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  December 1998    

Cities mull rainwater as resource         From The Japan Times, 8 August 1998
Experts and local government heads from around the nation agreed Friday (7 August) in Tokyo that implementing rainwater utilization policies is critical if urban areas are to develop at a sustainable rate.

Japanese and foreign experts speaking at the Rainwater Utilization Forum for Local Governments and Citizens emphasized the role rainwater can play in cities.

"Although rainwater has been used for thousands of years, it has historically been concentrated in rural areas. Little emphasis has been placed on rainwater utilization in larger cities," said Juha Uitto, Senior Pro-gramme Officer of the United Nations University, in a keynote address.

One in five people lack adequate water supply and sanitation, and 5 million people, mostly children, die daily due to a lack of clean water, he said.

In light of the world's burgeoning population, notably in Asia, and the increasingly densely populated cities, "it seems obvious that freshwater in urban centers will be a critical factor in sustainable growth planning in the future," Uitto said.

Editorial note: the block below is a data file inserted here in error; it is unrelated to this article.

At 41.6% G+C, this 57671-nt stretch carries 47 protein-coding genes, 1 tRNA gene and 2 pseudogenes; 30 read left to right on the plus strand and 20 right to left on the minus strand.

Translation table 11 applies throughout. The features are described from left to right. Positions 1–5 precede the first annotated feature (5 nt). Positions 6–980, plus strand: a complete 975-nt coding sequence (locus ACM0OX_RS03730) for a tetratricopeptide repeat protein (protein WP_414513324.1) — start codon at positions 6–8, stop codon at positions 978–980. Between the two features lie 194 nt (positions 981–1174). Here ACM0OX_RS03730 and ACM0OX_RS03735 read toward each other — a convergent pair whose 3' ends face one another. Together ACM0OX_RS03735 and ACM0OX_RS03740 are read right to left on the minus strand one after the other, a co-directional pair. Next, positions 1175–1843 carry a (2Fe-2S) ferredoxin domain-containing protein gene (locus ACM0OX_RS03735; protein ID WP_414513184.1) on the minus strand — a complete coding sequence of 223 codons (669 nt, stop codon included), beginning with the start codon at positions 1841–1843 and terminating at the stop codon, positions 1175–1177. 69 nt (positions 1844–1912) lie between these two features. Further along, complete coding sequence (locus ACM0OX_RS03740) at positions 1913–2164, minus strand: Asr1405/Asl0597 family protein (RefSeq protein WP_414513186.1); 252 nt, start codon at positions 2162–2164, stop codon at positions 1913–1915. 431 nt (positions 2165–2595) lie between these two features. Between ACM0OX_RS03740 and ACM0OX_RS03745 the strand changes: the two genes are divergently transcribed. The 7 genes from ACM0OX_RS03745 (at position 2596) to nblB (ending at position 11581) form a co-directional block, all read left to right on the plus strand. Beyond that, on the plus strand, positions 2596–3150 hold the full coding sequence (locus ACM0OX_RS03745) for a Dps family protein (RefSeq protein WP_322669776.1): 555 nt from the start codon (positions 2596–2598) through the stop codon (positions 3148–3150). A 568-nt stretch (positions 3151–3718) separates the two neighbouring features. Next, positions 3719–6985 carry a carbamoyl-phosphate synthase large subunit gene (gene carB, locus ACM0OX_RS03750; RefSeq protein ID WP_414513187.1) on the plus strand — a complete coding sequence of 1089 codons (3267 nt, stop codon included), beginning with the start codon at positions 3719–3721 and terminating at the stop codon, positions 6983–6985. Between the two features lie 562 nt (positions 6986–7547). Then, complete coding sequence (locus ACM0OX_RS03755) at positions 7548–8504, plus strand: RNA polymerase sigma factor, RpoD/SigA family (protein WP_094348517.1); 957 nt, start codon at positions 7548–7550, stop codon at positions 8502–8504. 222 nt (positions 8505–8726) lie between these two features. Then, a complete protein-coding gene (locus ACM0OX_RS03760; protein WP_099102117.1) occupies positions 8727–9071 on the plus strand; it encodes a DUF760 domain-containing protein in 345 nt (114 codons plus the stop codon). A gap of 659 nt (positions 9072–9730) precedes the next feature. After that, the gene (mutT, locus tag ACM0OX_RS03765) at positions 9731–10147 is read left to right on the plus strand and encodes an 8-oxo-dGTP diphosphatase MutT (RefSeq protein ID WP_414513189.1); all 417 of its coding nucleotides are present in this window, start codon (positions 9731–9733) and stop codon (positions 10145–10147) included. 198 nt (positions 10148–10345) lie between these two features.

Rain utilization can also play a role in rejuvenating the water cycle, said flood control specialist Yutaka Takahashi, a professor emeritus at Tokyo University, in the second keynote speech. Development has greatly changed the water cycle, Takahashi said. The increase in roads and buildings has created greater runoff into rivers increasing urban floods, as well as reduced seepage into the ground resulting in lower groundwater levels, he said.

Officials from the Environmental Agency and the Tokyo Municipal Government concurred, and spoke of the need for measures to improve the water cycle.

"For the sustainable development of cities, the water cycle has to be restored," said Yasuo Endo, Director of the Water Quality Bureau at the Environment Agency. Debate in agency working groups and attempts to protect and restore forests, wells, and natural springs that contribute to a healthy water cycle are under way, he said.

Kazuo Tatsuno, chief of the metropolitan government's Eco-Society Project, said the economic merits of rain water utilization must be emphasized and that economic incentives are also very important.

Following the speeches, six mayors from around the nation participated in a panel discussion on the present and future roles of rainwater utilization.

The first day of the conference concluded with the adoption of a declaration stating the importance of cementing a partnership with citizens and industry to encourage the acceptance and usage of rainwater holding tanks.

It also urged independent water usage, rather than relying on distant rivers, and the promotion of comprehensive plans for utilizing rainwater and improving ground seepage to restore the water cycle.

The declaration urges local governments to commit and support citizens and industry in efforts to implement rain utilization projects.

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